Monday, November 26, 2012

New posts and reuploads!

After a couple months of not posting, I’ve finally decided to make some more posts! I’m not going away any time soon… after five years (!!!!!) of this blog, there’s STILL loads of unknown music out there. The two posts below from The French and Electric Avantgarde are brand new, and I’m also (slowly) reuploading many of the expired links that people have requested over the past couple months. Starting with:

...and one record that kept on triggering a certain file-sharing site’s guard-bots to take the file down even though it’s a completely unknown record and I’ve posted other records of theirs with no issues, and which I will only refer to here as “some New Jersey synthpunk  band”: get it here.

Feel free to request any other re-ups on the original posts or on this post… I will try to get to them!

The French: The Model 7”

The French were a band from England (um...  where else?) in the early 80s who released a couple 7”s on their own label and then disappeared. Like many bands at the time they were a post punk band featuring angular guitars and stabs of synths and plucky basslines and even the occasional sax. While it’s not the most original style, it’s the type of sound that I love, and I’m willing to bet that many of you appreciate it as well. It’s always nice to unearth another nugget of post-punk gold.
Their first 7” features a cover of Kraftwerk’s “The Model”. It’s a bit of an odd choice – the song had come out only a few years prior – but they actually make it sound pretty great. In fact, it’s one of the best covers that I’ve heard in a long time, as it sounds very different from the original but still captures a raw urgency that seems to be lacking from the many rote covers that abound. The song is built upon a tinny syn-drum and slices of guitar and bass. The strangest part of the song are the synths that randomly are thrown on top of the entire affair – they are loud, haphazard, and sound almost exactly like the sound Pac-Man makes when he’s caught by a ghost.
The band’s other songs are originals. Set Me On Fire is a great (if thin-sounding) track with simplistic synth pulses and flourishes of sax on top of great guitar lines and vocals. It’s certainly a favorite in the house of Goutroy.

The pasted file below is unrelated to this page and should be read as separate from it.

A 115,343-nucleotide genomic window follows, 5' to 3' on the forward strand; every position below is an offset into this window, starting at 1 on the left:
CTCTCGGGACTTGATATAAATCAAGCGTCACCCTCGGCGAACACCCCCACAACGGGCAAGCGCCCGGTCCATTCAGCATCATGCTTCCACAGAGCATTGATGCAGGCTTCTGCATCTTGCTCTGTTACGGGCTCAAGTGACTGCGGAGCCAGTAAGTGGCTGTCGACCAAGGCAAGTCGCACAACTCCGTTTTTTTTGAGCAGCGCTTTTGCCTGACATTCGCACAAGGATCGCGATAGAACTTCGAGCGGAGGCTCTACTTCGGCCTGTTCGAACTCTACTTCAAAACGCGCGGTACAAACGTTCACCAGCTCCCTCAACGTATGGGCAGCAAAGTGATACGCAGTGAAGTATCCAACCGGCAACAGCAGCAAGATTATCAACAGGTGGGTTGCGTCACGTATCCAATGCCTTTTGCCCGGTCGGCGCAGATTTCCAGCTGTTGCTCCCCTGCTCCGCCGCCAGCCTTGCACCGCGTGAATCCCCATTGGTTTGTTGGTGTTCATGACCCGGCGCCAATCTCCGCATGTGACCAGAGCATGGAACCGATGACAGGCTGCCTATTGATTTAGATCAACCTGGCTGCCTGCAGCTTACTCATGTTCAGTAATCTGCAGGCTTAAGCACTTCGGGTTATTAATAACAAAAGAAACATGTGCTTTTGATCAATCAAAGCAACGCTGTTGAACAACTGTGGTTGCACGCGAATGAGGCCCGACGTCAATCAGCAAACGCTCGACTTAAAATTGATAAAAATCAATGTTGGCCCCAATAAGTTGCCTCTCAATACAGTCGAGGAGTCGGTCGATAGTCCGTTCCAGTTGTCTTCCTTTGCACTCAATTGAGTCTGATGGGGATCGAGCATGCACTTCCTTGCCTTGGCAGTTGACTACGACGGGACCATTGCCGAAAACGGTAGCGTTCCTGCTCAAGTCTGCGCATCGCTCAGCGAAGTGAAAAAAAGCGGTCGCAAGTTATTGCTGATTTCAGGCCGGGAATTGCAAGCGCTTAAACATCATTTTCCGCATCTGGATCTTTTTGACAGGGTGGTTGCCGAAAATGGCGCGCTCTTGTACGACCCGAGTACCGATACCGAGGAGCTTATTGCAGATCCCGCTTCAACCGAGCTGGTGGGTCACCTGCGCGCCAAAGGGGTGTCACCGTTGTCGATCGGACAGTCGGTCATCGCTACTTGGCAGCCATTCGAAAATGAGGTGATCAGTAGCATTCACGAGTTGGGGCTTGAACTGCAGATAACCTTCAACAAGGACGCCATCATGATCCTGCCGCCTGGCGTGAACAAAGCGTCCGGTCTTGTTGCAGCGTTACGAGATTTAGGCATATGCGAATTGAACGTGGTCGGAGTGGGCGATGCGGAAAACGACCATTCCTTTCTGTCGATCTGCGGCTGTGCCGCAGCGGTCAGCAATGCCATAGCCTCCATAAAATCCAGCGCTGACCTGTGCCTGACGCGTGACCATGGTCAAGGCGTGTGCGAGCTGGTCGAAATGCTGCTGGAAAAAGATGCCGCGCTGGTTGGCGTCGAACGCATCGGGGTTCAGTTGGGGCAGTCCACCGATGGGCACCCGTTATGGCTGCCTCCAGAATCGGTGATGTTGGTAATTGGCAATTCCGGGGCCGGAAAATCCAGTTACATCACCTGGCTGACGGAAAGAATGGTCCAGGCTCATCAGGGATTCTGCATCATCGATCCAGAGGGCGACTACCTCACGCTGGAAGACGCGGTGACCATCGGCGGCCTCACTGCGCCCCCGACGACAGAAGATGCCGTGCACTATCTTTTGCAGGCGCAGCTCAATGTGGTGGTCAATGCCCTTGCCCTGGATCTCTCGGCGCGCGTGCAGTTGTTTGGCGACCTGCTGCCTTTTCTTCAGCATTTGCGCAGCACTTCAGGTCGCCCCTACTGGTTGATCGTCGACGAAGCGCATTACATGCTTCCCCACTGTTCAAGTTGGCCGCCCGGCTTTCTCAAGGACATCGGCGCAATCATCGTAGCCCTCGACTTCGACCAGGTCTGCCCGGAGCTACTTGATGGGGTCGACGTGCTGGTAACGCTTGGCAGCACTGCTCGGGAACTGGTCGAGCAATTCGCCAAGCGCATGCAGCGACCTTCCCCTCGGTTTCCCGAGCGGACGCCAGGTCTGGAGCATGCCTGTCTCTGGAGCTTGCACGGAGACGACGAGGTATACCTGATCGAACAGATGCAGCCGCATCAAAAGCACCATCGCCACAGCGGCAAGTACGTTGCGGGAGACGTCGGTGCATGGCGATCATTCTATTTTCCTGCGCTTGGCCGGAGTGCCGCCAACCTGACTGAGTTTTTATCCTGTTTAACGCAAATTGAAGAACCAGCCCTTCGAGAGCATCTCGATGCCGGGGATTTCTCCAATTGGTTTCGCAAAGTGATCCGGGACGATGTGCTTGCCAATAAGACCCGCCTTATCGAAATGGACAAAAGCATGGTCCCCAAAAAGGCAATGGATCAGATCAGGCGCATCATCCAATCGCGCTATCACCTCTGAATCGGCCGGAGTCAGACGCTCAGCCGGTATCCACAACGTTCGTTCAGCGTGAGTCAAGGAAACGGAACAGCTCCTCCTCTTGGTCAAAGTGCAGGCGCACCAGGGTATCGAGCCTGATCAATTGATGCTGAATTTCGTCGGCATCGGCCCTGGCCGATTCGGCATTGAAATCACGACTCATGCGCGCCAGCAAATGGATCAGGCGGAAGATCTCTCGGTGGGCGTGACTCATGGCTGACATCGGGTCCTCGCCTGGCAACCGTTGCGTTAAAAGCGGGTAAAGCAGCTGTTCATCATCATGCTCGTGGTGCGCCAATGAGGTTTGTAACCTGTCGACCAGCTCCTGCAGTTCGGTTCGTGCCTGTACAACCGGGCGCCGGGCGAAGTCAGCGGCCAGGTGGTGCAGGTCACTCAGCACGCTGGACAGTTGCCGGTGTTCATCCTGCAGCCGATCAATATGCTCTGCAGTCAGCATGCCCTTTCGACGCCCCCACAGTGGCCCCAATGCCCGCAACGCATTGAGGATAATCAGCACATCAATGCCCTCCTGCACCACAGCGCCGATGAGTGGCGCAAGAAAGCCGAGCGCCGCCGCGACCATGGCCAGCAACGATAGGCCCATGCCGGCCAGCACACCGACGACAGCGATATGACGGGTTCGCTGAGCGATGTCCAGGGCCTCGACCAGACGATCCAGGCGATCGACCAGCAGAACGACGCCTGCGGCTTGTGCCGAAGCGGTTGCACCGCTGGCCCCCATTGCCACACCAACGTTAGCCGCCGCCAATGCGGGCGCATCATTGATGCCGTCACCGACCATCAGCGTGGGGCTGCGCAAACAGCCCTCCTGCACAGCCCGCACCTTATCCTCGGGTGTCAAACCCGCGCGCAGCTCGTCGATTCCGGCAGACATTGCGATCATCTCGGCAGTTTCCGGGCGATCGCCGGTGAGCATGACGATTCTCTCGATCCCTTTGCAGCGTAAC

I’ve also included the A-side of their second single, The River Flows East. It’s also a pretty good song, trading in the angular and arty sound for a more groove-oriented sound in the style of bands like APB. Unfortunately my copy is currently in storage and I don’t have a rip of the B side, but from what I remember it sucked. So I’m sparing you a song that you’d just end up deleting anyway.

Electric Avantgarde: Lonely 12”

Hailing from the college town of Freiberg in Germany, where I obtained this 12” while travelling earlier this year, Electric Avantgarde was a duo who made amateur yet enjoyable synthpop. If the band is remembered at all, it is for a tape they released on the long-enduring Danse Macabre Records  in 1990. This 12” predates that tape by a few years, and has two mixes of a song called “Lonely”.
While the band’s later material (at least the songs that I have heard) are more guitar-oriented goth rock, “Lonely” is completely enjoyable – albeit unabashedly cheesy -- electro-pop/Euro dance. Think Mysterious Art or Dead or Alive or Secession and you’re halfway there. The group was led by a guy who mysteriously (or pretentiously) went by the name Mozart. He sings in a weird combination of a girlish falsetto and a forceful masculine style.
The B side is just a dub mix of the A-side, because every band apparently had to have a dub mix back in the 80s. It’s not as good as the original mix. This song may not be for everyone , but those of us who have a soft spot for the occasional unironic dance track will enjoy it!

Electric Avantgarde: Lonely 12”
1988, self-released